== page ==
At the little private school where I teach music, things are happening. Serious, hard things.
One of our teachers had cancer a few years ago. Apparently, it’s back, and not looking good. Another teacher, pregnant for the first time, lost her baby in the course of a medical procedure. As if that’s not enough, this girl’s (she seems young to me) husband seems like a bit of a jerk.
Among the students, a few families are on the verge of splitting up. A few other families have split in the past year, making this Christmas particularly difficult.
The promise of Christmas is that God, who really should be distant because of our failure, has decided to be with us. So he came to be physically with us for awhile, and he gave hope and new life to people, and then when he left, he told us to do the same thing… to offer hope and new life.
For years as a pastor, I told my people to go make a difference. To be light in their workplaces, to bring hope there. There’s no manual for doing that – it’s just a matter of showing up, listening, and praying a lot. The moments come, and then you have to jump on those moments.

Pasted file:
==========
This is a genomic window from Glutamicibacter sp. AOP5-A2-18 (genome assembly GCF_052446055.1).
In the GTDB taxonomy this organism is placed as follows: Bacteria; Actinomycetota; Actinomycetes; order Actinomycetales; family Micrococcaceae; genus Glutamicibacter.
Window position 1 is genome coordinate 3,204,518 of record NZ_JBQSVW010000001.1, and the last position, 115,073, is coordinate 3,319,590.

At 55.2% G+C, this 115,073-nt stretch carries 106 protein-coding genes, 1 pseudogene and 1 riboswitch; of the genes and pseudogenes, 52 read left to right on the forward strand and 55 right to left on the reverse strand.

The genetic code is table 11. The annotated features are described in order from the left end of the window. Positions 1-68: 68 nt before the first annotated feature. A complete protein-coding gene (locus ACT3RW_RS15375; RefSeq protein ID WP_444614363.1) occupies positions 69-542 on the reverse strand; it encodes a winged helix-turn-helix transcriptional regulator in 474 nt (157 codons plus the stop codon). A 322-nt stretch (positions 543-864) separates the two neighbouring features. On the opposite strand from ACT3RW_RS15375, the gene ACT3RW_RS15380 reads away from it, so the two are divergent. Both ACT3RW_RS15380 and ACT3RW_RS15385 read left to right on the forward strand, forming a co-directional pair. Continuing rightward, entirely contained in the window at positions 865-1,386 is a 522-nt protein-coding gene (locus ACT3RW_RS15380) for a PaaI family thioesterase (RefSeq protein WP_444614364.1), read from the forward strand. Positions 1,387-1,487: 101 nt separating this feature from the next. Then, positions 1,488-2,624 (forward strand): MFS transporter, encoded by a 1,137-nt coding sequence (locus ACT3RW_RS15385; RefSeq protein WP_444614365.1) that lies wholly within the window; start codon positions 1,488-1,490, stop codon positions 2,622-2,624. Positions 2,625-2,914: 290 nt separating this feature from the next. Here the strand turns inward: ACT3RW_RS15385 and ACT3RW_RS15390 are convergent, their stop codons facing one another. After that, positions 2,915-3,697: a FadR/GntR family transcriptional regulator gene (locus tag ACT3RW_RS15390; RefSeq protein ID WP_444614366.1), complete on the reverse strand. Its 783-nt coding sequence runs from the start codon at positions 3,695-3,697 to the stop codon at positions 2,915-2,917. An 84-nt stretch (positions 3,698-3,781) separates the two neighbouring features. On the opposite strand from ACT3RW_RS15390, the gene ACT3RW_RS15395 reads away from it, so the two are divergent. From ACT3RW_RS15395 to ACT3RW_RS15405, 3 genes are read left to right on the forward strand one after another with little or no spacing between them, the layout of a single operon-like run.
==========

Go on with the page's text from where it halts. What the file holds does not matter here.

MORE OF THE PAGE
Now, after undergoing a life change, two-thirds of my work is in secular settings, including the little school I just mentioned. So I’m faced with the challenge of actually doing what I told my people to do. So right now, two days a week, my job isn’t really just to teach music; it’s to show up, listen and pray a lot – and wait for the moments.
God is really with us, and he’s still giving hope and new life to dark places. But he normally shows up when his people decide to show up – and that’s what I’m figuring out how to do. Fortunately, I’m not alone. There are two women in the office who are followers of Jesus, plus at least one of the teachers, and several students that I know of.
It’s pretty easy to do “the work of the Kingdom” when you work in a church. Or at least, it’s easy to look like you’re doing the work of the Kingdom. Now, for the time being, the work of the Kingdom means showing up, listening, praying a lot, and waiting for the moments. If God’s going to be “with” the people at the little private school, it looks like I’m at least partially responsible for bringing him there.